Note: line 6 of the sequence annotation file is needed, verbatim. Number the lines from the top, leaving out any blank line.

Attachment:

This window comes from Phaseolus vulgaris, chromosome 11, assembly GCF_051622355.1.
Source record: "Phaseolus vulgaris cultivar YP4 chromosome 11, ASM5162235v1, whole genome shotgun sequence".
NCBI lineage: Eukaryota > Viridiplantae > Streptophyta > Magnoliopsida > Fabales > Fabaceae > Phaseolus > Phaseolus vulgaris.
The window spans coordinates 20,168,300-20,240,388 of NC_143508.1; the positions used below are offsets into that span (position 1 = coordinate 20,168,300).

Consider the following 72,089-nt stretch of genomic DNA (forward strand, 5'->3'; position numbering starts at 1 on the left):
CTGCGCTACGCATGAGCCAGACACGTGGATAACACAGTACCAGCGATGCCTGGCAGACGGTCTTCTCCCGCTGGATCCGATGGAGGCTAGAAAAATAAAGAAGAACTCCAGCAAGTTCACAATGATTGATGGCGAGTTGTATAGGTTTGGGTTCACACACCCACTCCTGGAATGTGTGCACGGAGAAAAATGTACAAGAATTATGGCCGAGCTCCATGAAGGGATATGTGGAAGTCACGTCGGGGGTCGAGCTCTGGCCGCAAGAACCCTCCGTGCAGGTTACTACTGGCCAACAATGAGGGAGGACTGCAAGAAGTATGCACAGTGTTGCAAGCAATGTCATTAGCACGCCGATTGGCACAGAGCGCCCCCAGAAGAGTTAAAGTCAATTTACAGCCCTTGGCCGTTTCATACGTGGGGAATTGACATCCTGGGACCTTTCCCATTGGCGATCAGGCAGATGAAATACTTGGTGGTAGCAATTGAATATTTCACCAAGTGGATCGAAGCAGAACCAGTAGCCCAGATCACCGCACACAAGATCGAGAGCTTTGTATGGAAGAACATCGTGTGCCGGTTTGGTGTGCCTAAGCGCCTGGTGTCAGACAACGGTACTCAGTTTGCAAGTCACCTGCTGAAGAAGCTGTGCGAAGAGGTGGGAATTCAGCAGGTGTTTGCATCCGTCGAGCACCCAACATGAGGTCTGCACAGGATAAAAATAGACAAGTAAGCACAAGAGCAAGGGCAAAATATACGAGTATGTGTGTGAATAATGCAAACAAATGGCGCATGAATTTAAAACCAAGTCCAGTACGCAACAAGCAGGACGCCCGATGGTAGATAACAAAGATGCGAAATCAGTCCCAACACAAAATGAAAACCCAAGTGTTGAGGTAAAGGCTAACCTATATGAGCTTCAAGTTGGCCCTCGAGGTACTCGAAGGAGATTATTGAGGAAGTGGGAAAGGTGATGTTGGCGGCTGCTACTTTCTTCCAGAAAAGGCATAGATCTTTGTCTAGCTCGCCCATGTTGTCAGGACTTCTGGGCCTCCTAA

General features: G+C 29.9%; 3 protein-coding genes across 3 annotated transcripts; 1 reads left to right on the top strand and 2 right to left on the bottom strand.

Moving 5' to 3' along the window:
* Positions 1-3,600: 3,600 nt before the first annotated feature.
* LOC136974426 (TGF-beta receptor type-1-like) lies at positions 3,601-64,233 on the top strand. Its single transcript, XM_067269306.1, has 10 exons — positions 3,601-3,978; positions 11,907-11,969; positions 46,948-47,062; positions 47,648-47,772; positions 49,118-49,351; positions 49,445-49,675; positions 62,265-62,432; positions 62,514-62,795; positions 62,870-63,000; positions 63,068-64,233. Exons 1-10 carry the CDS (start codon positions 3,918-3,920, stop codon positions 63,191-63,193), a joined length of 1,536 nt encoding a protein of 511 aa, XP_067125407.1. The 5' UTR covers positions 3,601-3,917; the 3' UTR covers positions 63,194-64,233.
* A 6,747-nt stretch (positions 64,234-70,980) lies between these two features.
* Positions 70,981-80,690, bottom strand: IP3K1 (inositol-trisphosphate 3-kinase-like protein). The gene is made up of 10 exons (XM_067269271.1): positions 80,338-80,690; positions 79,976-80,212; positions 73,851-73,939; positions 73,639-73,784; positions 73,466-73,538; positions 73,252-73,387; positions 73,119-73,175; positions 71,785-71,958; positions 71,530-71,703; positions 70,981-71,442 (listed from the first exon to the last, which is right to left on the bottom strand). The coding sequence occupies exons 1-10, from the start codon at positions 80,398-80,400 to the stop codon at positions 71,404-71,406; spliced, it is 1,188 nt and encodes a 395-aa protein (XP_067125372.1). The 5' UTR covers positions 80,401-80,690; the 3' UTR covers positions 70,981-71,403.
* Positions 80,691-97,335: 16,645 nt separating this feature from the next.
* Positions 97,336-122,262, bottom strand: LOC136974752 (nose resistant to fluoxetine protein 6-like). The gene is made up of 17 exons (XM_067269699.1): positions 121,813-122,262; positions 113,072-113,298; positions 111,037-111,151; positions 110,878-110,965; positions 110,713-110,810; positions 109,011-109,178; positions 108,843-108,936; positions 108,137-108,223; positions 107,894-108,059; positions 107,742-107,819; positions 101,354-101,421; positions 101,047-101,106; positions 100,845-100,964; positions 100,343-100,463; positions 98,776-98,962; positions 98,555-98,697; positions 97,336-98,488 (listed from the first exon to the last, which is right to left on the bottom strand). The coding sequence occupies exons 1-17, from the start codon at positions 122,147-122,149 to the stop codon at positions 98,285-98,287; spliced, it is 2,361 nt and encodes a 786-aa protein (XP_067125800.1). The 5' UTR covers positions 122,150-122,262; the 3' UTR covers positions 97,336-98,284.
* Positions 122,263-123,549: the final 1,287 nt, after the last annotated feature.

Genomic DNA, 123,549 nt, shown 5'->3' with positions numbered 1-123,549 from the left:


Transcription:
CTGCGCTACGCATGAGCCAGACACGTGGATAACACAGTACCAGCGATGCCTGGCAGACGGTCTTCTCCCGCTGGATCCGATGGAGGCTAGAAAAATAAAGAAGAACTCCAGCAAGTTCACAATGATTGATGGCGAGTTGTATAGGTTTGGGTTCACACACCCACTCCTGGAATGTGTGCACGGAGAAAAATGTACAAGAATTATGGCCGAGCTCCATGAAGGGATATGTGGAAGTCACGTCGGGGGTCGAGCTCTGGCCGCAAGAACCCTCCGTGCAGGTTACTACTGGCCAACAATGAGGGAGGACTGCAAGAAGTATGCACAGTGTTGCAAGCAATGTCATTAGCACGCCGATTGGCACAGAGCGCCCCCAGAAGAGTTAAAGTCAATTTACAGCCCTTGGCCGTTTCATACGTGGGGAATTGACATCCTGGGACCTTTCCCATTGGCGATCAGGCAGATGAAATACTTGGTGGTAGCAATTGAATATTTCACCAAGTGGATCGAAGCAGAACCAGTAGCCCAGATCACCGCACACAAGATCGAGAGCTTTGTATGGAAGAACATCGTGTGCCGGTTTGGTGTGCCTAAGCGCCTGGTGTCAGACAACGGTACTCAGTTTGCAAGTCACCTGCTGAAGAAGCTGTGCGAAGAGGTGGGAATTCAGCAGGTGTTTGCATCCGTCGAGCACCCAACATGAGGTCTGCACAGGATAAAAATAGACAAGTAAGCACAAGAGCAAGGGCAAAATATACGAGTATGTGTGTGAATAATGCAAACAAATGGCGCATGAATTTAAAACCAAGTCCAGTACGCAACAAGCAGGACGCCCGATGGTAGATAACAAAGATGCGAAATCAGTCCCAACACAAAATGAAAACCCAAGTGTTGAGGTAAAGGCTAACCTATATGAGCTTCAAGTTGGCCCTCGAGGTACTCGAAGGAGATTATTGAGGAAGTGGGAAAGGTGATGTTGGCGGCTGCTACTTTCTTCCAGAAAAGGCATAGATCTTTGTCTAGCTCGCCCATGTTGTCAGGACTTCTGGGCCTCCTAA